A group of IBM researchers took a break from studying atomic data storage to work on something a bit more lighthearted: a stop motion movie made entirely out of atoms. The film, aptly named A Boy and His Atom, was created by arranging atoms with a scanning tunneling microscope and then capturing the arrangement as an image, magnified to over 100 million times its actual size. The final result is a brief 242-frame film that shows a charming story of a boy dancing and playing with an atom. Before its debut today, IBM even had the Guinness World Records verify the short as the "world's smallest movie."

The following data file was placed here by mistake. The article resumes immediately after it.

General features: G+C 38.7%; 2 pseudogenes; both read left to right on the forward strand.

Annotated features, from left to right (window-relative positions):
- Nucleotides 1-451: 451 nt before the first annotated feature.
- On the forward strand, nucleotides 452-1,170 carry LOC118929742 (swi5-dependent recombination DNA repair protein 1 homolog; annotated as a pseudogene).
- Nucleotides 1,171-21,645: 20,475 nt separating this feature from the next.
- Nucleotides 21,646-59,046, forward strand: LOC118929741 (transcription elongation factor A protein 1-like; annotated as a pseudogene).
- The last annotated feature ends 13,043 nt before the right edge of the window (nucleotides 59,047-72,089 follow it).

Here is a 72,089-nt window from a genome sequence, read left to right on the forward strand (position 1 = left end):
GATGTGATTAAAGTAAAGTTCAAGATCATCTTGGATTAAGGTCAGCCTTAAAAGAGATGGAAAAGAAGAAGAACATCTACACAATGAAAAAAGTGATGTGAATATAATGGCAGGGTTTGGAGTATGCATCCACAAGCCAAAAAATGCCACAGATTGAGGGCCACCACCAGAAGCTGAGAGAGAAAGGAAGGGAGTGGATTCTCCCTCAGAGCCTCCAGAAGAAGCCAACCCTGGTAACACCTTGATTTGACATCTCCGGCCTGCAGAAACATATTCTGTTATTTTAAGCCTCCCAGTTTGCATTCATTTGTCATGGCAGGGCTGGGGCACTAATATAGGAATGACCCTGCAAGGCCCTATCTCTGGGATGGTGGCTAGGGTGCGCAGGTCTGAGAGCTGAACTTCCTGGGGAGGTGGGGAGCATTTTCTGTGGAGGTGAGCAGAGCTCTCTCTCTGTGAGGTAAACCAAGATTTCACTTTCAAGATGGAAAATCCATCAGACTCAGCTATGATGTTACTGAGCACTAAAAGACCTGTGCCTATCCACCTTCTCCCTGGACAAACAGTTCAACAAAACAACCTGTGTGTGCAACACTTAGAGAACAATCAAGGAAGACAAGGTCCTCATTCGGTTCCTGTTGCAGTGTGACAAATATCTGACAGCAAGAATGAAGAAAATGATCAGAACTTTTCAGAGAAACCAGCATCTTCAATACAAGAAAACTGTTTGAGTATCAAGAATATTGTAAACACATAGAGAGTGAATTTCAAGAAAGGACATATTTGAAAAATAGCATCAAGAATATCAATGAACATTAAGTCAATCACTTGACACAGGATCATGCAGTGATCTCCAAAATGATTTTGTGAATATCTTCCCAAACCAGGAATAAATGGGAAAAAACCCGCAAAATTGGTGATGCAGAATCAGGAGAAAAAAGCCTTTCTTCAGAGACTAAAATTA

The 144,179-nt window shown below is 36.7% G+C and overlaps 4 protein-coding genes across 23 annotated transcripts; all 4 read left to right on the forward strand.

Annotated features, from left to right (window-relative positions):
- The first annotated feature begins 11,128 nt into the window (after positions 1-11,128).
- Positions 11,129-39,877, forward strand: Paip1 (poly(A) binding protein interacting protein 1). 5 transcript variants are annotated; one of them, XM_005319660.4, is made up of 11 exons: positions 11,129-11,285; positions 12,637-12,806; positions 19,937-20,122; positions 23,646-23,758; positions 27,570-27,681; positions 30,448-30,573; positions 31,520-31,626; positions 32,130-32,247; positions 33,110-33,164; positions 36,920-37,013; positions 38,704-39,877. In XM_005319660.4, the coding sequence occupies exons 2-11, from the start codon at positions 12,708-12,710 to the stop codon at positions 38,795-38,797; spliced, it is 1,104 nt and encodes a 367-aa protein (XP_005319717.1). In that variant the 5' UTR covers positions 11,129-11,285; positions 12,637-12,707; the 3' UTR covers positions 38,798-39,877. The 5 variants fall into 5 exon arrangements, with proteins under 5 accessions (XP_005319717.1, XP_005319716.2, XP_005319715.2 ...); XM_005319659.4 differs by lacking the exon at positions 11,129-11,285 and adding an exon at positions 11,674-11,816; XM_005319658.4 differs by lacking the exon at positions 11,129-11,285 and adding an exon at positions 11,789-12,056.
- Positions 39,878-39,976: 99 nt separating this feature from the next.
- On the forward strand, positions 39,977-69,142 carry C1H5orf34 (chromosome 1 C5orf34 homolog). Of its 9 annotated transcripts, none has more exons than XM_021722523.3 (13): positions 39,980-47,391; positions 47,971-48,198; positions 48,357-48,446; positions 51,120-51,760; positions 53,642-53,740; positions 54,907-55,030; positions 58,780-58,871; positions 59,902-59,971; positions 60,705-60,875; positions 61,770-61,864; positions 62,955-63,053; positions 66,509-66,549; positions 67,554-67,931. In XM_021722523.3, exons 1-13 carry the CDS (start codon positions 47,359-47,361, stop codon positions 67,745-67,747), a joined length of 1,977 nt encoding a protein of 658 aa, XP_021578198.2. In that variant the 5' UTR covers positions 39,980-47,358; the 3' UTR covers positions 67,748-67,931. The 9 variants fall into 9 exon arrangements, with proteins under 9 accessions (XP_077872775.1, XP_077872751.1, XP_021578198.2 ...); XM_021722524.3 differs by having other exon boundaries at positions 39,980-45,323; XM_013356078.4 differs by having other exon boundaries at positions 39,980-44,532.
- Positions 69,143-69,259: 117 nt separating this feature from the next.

IBM is accompanying the film with a series of short videos explaining the technology that was involved in creating it. In the videos, the team discusses how the microscope is able to both view and manipulate the atoms using a needle and electric current. Though the technology that the team discusses isn't new, they were able to use it in a new way: the black-and-white images and playful music form a strong artistic style that's reminiscent of early film, but at an entirely different scale.